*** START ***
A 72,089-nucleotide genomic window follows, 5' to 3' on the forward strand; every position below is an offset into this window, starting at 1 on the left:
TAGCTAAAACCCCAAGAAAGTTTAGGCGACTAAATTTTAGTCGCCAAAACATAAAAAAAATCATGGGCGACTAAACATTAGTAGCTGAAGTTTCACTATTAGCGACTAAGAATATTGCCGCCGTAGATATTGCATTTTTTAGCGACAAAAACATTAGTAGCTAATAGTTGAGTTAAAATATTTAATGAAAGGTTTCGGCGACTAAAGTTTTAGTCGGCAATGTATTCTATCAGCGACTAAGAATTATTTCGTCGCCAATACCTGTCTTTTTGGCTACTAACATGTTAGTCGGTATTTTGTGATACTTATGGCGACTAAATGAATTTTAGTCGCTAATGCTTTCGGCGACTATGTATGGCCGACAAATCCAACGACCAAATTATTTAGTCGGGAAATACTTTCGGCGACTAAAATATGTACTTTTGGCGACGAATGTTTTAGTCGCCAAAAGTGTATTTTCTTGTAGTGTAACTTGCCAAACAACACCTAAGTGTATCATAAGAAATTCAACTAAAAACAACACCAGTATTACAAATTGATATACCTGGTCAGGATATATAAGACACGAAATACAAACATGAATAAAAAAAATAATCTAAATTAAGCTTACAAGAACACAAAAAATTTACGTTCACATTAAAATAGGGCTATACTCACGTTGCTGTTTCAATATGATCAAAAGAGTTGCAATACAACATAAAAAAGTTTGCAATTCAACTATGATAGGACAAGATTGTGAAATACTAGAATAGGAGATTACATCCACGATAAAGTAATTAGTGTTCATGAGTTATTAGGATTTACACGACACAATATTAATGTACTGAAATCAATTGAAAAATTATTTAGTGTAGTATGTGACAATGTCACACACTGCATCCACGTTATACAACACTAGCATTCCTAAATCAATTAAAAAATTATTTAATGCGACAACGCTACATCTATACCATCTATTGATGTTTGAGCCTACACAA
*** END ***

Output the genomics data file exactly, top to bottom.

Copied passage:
A 72,089-nucleotide genomic window follows, 5' to 3' on the forward strand; every position below is an offset into this window, starting at 1 on the left:
TAGCTAAAACCCCAAGAAAGTTTAGGCGACTAAATTTTAGTCGCCAAAACATAAAAAAAATCATGGGCGACTAAACATTAGTAGCTGAAGTTTCACTATTAGCGACTAAGAATATTGCCGCCGTAGATATTGCATTTTTTAGCGACAAAAACATTAGTAGCTAATAGTTGAGTTAAAATATTTAATGAAAGGTTTCGGCGACTAAAGTTTTAGTCGGCAATGTATTCTATCAGCGACTAAGAATTATTTCGTCGCCAATACCTGTCTTTTTGGCTACTAACATGTTAGTCGGTATTTTGTGATACTTATGGCGACTAAATGAATTTTAGTCGCTAATGCTTTCGGCGACTATGTATGGCCGACAAATCCAACGACCAAATTATTTAGTCGGGAAATACTTTCGGCGACTAAAATATGTACTTTTGGCGACGAATGTTTTAGTCGCCAAAAGTGTATTTTCTTGTAGTGTAACTTGCCAAACAACACCTAAGTGTATCATAAGAAATTCAACTAAAAACAACACCAGTATTACAAATTGATATACCTGGTCAGGATATATAAGACACGAAATACAAACATGAATAAAAAAAATAATCTAAATTAAGCTTACAAGAACACAAAAAATTTACGTTCACATTAAAATAGGGCTATACTCACGTTGCTGTTTCAATATGATCAAAAGAGTTGCAATACAACATAAAAAAGTTTGCAATTCAACTATGATAGGACAAGATTGTGAAATACTAGAATAGGAGATTACATCCACGATAAAGTAATTAGTGTTCATGAGTTATTAGGATTTACACGACACAATATTAATGTACTGAAATCAATTGAAAAATTATTTAGTGTAGTATGTGACAATGTCACACACTGCATCCACGTTATACAACACTAGCATTCCTAAATCAATTAAAAAATTATTTAATGCGACAACGCTACATCTATACCATCTATTGATGTTTGAGCCTACACAA